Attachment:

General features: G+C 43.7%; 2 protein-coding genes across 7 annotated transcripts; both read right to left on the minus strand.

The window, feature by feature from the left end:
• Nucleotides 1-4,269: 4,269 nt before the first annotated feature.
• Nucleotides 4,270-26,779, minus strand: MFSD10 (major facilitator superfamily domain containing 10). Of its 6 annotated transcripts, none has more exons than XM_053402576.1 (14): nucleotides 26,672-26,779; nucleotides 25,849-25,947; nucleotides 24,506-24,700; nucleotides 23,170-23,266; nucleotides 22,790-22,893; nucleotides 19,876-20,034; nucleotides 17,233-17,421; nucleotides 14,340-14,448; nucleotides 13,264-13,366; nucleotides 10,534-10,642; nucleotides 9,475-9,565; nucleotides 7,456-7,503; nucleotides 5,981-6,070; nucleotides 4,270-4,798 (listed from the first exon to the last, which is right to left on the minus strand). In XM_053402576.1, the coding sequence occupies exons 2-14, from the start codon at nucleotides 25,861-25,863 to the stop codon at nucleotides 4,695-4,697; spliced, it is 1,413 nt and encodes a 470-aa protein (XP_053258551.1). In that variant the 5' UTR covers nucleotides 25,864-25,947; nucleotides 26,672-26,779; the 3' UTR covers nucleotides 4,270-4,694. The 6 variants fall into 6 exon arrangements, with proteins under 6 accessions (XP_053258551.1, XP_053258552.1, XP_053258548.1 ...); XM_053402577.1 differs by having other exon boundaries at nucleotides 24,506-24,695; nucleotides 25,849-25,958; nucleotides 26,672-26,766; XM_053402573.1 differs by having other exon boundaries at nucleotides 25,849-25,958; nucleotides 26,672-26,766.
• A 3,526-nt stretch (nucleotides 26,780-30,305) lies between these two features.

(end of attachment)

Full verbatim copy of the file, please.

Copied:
General features: G+C 43.7%; 2 protein-coding genes across 7 annotated transcripts; both read right to left on the minus strand.

The window, feature by feature from the left end:
• Nucleotides 1-4,269: 4,269 nt before the first annotated feature.
• Nucleotides 4,270-26,779, minus strand: MFSD10 (major facilitator superfamily domain containing 10). Of its 6 annotated transcripts, none has more exons than XM_053402576.1 (14): nucleotides 26,672-26,779; nucleotides 25,849-25,947; nucleotides 24,506-24,700; nucleotides 23,170-23,266; nucleotides 22,790-22,893; nucleotides 19,876-20,034; nucleotides 17,233-17,421; nucleotides 14,340-14,448; nucleotides 13,264-13,366; nucleotides 10,534-10,642; nucleotides 9,475-9,565; nucleotides 7,456-7,503; nucleotides 5,981-6,070; nucleotides 4,270-4,798 (listed from the first exon to the last, which is right to left on the minus strand). In XM_053402576.1, the coding sequence occupies exons 2-14, from the start codon at nucleotides 25,861-25,863 to the stop codon at nucleotides 4,695-4,697; spliced, it is 1,413 nt and encodes a 470-aa protein (XP_053258551.1). In that variant the 5' UTR covers nucleotides 25,864-25,947; nucleotides 26,672-26,779; the 3' UTR covers nucleotides 4,270-4,694. The 6 variants fall into 6 exon arrangements, with proteins under 6 accessions (XP_053258551.1, XP_053258552.1, XP_053258548.1 ...); XM_053402577.1 differs by having other exon boundaries at nucleotides 24,506-24,695; nucleotides 25,849-25,958; nucleotides 26,672-26,766; XM_053402573.1 differs by having other exon boundaries at nucleotides 25,849-25,958; nucleotides 26,672-26,766.
• A 3,526-nt stretch (nucleotides 26,780-30,305) lies between these two features.